Steadying a shaky financial ship is the immediate priority for Moldova’s new government, but long term the fight against corruption will be the measure of Natalia Gavrilița’s cabinet.
Moldova’s future is female, it would appear, following the nomination last week of Natalia Gavrilița, an economist with an impressive CV, as the country’s next prime minister.
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Like Moldova’s president, Maia Sandu, Gavrilița is a Harvard graduate and previously served as minister of finance in Sandu’s short-lived government of 2019.
Most recently she was the director general of the Global Innovation Fund, a non-profit, impact-first investment fund headquartered in London.
Sandu – elected last year – had long made it clear that Gavriliță was her first choice for PM, twice nominating her for the role in the spring.
Moldova’s then parliament however, dominated by a shaky coalition of two parties, the Moldovan Socialist party (PSRM) of former president Igor Dodon, and the Democratic party, formerly led by the oligarch Vlad Plahotniuc who is currently fighting extradition to Moldova from the US on corruption charges, blocked her appointment.
A parliamentary election last month – brought about by Sandu’s stubborn determination to make it happen, against all the odds – changed Moldova’s political landscape, however.
Sandu’s Action and Solidarity party – better known by its Romanian acronym of PAS, meaning step – took well over 50 per cent of the vote, more than double the share of the Communists and Socialists, led by two former presidents, Vladimir Voronin and Dodon, who ran on a joint ticket.
Just one other party, Șor, led by Ilan Șor, a disgraced businessman sentenced to seven years in prison for his role in a major banking fraud and currently thought to be living in Israel, received enough votes to pass the five per cent parliamentary threshold.
PAS now has 63 seats in Moldova’s 101-seat parliament, which should mean that Gavriliță will have few problems in seeing her executive confirmed as the country’s new government later this week.
Finance and justice
According to Sorin Ioniță, an expert in public administration reform and development at Expert Forum (EFOR), a Bucharest-based think tank, two subjects will dominate the agenda of Gavriliță’s government: finance and justice.
Gavriliță confirmed as much in a televised interview on August 3, saying that one of her first tasks as PM would be be to increase the country’s minimum pension to 2,000 lei (just over 94 euros) from October 1.
“We need to make sure that people see an immediate improvement in their standard of living, that they see we are politicians who do not just promise, but actually deliver,” she said.
“It’s a disgrace that there are people in this country who worked their whole lives but receive a pension of just 800 lei. We have a moral obligation to increase those pensions.”
To pay for the increase, Moldova is poised to receive 236 million US dollars from the International Monetary Fund (IMF) – money which Gavriliță says is “unconditional” – which will help balance a current account deficit that stood at 6.7 per cent at the end of 2020, a year in which the country’s economy shrunk by seven per cent.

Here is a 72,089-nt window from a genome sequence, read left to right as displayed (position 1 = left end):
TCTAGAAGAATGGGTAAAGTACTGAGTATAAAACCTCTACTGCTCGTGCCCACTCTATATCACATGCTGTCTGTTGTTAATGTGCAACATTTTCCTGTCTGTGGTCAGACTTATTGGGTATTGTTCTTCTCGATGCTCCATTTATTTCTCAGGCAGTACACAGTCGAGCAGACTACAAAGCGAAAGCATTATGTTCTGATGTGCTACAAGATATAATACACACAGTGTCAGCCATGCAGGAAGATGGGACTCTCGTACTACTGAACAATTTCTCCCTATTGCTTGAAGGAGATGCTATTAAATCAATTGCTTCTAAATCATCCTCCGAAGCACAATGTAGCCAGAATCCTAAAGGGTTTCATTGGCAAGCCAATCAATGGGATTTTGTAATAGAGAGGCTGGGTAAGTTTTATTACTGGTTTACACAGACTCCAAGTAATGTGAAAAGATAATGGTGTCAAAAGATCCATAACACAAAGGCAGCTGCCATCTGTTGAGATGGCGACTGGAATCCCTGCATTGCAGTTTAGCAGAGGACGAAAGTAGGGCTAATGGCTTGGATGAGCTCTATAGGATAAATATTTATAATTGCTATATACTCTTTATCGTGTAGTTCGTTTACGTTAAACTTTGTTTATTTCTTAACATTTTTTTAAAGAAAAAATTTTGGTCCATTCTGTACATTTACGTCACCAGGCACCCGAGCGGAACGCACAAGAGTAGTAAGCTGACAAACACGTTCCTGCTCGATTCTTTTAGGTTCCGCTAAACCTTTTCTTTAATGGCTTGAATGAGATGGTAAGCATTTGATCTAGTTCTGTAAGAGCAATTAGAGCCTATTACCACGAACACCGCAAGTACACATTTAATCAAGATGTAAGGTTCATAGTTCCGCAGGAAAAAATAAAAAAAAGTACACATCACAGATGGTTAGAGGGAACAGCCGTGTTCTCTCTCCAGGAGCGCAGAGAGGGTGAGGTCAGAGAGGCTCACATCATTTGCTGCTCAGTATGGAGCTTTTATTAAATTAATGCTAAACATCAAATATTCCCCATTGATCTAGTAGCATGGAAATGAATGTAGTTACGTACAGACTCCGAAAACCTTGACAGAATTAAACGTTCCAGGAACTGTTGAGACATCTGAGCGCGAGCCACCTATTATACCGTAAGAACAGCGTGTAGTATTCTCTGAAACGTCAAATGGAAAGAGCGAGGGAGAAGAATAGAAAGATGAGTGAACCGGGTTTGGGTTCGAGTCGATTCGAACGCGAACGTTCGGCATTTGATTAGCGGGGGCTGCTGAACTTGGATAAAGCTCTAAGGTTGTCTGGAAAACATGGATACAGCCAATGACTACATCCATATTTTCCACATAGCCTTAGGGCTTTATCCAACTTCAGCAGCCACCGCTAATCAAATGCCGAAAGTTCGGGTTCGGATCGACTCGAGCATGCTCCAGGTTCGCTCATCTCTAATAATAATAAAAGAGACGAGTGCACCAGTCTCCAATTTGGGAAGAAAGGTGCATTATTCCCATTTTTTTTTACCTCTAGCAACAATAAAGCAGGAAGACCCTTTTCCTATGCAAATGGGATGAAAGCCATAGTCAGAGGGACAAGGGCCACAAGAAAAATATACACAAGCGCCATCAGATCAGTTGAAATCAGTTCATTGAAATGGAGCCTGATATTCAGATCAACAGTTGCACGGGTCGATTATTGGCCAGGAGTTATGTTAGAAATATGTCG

According to the European Bank for Reconstruction and Development (EBRD), Moldova’s economy is set to grow by four per cent this year, on the back of growing export demand and revived household consumption.
There has also been a sharp increase in remittances from the large Moldovan diaspora: 39.1 per cent year-on-year in the first four months of this year, says the EBRD.
Moldova is also set to receive an “unprecedented” 600 million euros economic recovery package from the European Union over the next three years.
The EU money, which will come in the form of loans, grants and investments, is intended to promote economic growth and to focus on areas such as digital technology, infrastructure, and education.
The fight against corruption
Reforming Moldova’s judicial system is likely to be a far longer-term project, however.
The World Bank last year described as corruption in the country as “systemic”, while the country was ranked 115th out of 180 countries in Transparency International’s 2020 Corruption Perception Index.
In its most recent report the Council of Europe’s anti-corruption body GRECO said that Moldova had made “little progress” in implementing reforms to improve the prevention of corruption.
Sorin Ioniță tells Emerging Europe that this is where the Moldovan public’s expectations are highest.
“PAS’s election campaign was centered on corruption, with promises to decouple the state from the mafia. But you can’t do this without a functioning judiciary.”
“The chief prosecutor is currently just two years into a seven-year fixed-term mandate, and neither the president nor the government has the power to replace him,” he says. “Reform will have to be carried out informally.”
“So while the financial package will be decisive in short term, it is the judiciary that will be the long term test. What the government must at the very least do is give people the idea that things are moving in the right direction.”
Ioniță is in no doubt however that Gavriliță – in tandem with Sandu – is the right person for the job.
“They are a team,” he says. “A team that has been together for almost a decade. They are different, but work well together. Gavriliță is low key, a little shy, and normally this would worry me. But this is very much Sandu’s government. Everyone will associate this cabinet with Sandu.”
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